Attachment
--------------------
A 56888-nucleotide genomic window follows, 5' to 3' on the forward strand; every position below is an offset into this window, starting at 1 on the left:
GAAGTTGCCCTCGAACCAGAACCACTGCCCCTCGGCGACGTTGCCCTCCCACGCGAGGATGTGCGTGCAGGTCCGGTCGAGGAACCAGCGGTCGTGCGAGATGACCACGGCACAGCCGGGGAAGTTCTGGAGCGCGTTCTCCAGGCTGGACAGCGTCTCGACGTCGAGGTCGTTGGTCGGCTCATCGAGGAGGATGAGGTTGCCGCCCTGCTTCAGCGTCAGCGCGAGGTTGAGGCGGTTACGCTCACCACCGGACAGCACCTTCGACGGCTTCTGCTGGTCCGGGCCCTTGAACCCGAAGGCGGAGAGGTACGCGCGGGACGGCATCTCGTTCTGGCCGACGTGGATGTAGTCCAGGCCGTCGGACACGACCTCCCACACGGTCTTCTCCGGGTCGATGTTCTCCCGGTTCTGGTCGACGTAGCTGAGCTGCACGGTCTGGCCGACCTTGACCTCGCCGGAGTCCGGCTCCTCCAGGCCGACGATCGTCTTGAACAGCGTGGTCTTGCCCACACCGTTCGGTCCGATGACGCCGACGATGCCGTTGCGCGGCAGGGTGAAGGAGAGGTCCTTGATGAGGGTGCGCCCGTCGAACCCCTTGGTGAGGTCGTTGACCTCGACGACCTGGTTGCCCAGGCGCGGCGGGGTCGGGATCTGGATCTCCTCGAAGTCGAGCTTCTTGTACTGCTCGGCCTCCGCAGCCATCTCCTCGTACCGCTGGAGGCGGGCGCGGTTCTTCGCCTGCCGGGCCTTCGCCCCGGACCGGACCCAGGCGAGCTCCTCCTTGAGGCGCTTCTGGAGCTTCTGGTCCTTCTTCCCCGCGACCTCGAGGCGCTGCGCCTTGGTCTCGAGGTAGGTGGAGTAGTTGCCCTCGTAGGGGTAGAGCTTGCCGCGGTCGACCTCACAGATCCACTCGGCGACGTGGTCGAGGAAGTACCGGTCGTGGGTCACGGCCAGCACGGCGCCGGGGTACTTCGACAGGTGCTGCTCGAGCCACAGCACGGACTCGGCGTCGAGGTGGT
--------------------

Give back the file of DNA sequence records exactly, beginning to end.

A 56888-nucleotide genomic window follows, 5' to 3' on the forward strand; every position below is an offset into this window, starting at 1 on the left:
GAAGTTGCCCTCGAACCAGAACCACTGCCCCTCGGCGACGTTGCCCTCCCACGCGAGGATGTGCGTGCAGGTCCGGTCGAGGAACCAGCGGTCGTGCGAGATGACCACGGCACAGCCGGGGAAGTTCTGGAGCGCGTTCTCCAGGCTGGACAGCGTCTCGACGTCGAGGTCGTTGGTCGGCTCATCGAGGAGGATGAGGTTGCCGCCCTGCTTCAGCGTCAGCGCGAGGTTGAGGCGGTTACGCTCACCACCGGACAGCACCTTCGACGGCTTCTGCTGGTCCGGGCCCTTGAACCCGAAGGCGGAGAGGTACGCGCGGGACGGCATCTCGTTCTGGCCGACGTGGATGTAGTCCAGGCCGTCGGACACGACCTCCCACACGGTCTTCTCCGGGTCGATGTTCTCCCGGTTCTGGTCGACGTAGCTGAGCTGCACGGTCTGGCCGACCTTGACCTCGCCGGAGTCCGGCTCCTCCAGGCCGACGATCGTCTTGAACAGCGTGGTCTTGCCCACACCGTTCGGTCCGATGACGCCGACGATGCCGTTGCGCGGCAGGGTGAAGGAGAGGTCCTTGATGAGGGTGCGCCCGTCGAACCCCTTGGTGAGGTCGTTGACCTCGACGACCTGGTTGCCCAGGCGCGGCGGGGTCGGGATCTGGATCTCCTCGAAGTCGAGCTTCTTGTACTGCTCGGCCTCCGCAGCCATCTCCTCGTACCGCTGGAGGCGGGCGCGGTTCTTCGCCTGCCGGGCCTTCGCCCCGGACCGGACCCAGGCGAGCTCCTCCTTGAGGCGCTTCTGGAGCTTCTGGTCCTTCTTCCCCGCGACCTCGAGGCGCTGCGCCTTGGTCTCGAGGTAGGTGGAGTAGTTGCCCTCGTAGGGGTAGAGCTTGCCGCGGTCGACCTCACAGATCCACTCGGCGACGTGGTCGAGGAAGTACCGGTCGTGGGTCACGGCCAGCACGGCGCCGGGGTACTTCGACAGGTGCTGCTCGAGCCACAGCACGGACTCGGCGTCGAGGTGGT